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Responding to views on forest fires

Letter to the Editor

In the Jan. 11 issue of the Free Press [page 1A] was an article entitled, “Orogrande project put on hold pending lawsuit.” Mr. Gary Macfarlane made a couple of statements I would like to comment on.

“Logging the backcountry doesn’t help protect homes or structures.” Where does he think the roads come from to get firefighters to an area to put fire out? Plus, it helps thin the forest and provide wood product jobs for building new homes. Because our forests are getting so overgrown, it is impossible to put a fire out now with firefighters on the ground. And unless the USFS gets right on it immediately, while it is still small, it is impossible to put out from the air without ground support.

He also stated, “There is research that also shows that logging may actually increase fire severity because it opens up the forest canopy which helps dry out the site.” What does he think a huge fire of 100,000 acres or more does? Let me tell you what it does. It ruins the scenic beauty, it destroys the watershed; consequently, there is less than half of the normal flow of water that comes from the area. It destroys big game habitat. When the burnt trees start falling over, it increases the fuel load. Plus, the only thing that grows back is either brush or small trees so thick that you cannot walk through the area, so consequently the forest is overgrown and will never produce anything.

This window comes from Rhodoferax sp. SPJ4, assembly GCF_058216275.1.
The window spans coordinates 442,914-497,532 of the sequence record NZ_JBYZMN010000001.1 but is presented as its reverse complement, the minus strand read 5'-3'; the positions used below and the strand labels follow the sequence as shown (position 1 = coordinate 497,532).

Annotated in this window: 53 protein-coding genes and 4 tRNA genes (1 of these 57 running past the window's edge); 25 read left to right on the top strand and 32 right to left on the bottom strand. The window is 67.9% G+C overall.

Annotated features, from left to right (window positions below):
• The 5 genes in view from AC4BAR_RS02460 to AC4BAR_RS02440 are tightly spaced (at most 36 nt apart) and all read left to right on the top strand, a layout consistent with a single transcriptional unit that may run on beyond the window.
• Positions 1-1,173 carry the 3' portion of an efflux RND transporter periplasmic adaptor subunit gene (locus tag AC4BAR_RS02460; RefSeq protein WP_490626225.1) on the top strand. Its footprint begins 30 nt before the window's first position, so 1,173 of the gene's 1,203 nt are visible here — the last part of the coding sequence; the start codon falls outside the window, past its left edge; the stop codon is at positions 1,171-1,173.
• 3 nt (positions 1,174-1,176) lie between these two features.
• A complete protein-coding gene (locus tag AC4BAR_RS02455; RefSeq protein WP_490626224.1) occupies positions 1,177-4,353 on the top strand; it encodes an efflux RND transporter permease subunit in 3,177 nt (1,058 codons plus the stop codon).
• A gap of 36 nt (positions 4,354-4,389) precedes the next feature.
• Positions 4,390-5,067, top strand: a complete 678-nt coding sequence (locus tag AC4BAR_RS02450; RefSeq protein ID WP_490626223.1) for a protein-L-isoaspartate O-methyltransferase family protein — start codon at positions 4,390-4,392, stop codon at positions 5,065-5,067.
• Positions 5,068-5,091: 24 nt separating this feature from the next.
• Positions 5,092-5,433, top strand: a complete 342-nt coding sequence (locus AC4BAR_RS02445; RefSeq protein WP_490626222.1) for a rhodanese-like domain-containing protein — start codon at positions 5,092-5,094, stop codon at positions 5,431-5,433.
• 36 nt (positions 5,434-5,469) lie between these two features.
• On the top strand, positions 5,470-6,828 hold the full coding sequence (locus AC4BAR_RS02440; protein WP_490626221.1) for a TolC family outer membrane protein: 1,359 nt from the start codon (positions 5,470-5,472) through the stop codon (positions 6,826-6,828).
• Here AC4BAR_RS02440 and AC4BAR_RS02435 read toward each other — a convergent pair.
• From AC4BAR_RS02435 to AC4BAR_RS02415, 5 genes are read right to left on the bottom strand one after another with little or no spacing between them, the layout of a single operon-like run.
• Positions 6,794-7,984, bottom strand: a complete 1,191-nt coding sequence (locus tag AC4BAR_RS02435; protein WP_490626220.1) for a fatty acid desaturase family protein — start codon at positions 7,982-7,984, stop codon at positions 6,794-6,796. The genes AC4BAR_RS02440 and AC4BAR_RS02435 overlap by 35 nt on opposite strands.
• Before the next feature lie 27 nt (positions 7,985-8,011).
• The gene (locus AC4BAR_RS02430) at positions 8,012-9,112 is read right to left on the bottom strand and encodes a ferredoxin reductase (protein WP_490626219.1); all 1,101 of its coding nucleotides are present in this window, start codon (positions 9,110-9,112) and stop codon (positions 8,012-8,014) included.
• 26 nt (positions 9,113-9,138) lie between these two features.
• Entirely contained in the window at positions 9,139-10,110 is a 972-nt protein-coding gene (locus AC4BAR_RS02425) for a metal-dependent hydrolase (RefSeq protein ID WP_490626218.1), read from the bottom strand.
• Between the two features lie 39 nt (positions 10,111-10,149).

A huge fire does two things: It puts huge amounts of carbon in the air, which is food to woody plants and trees, which leads to our forest being overgrown. Fire is just looking for a place to happen without proper management.

Leonard Wallace

New Meadows


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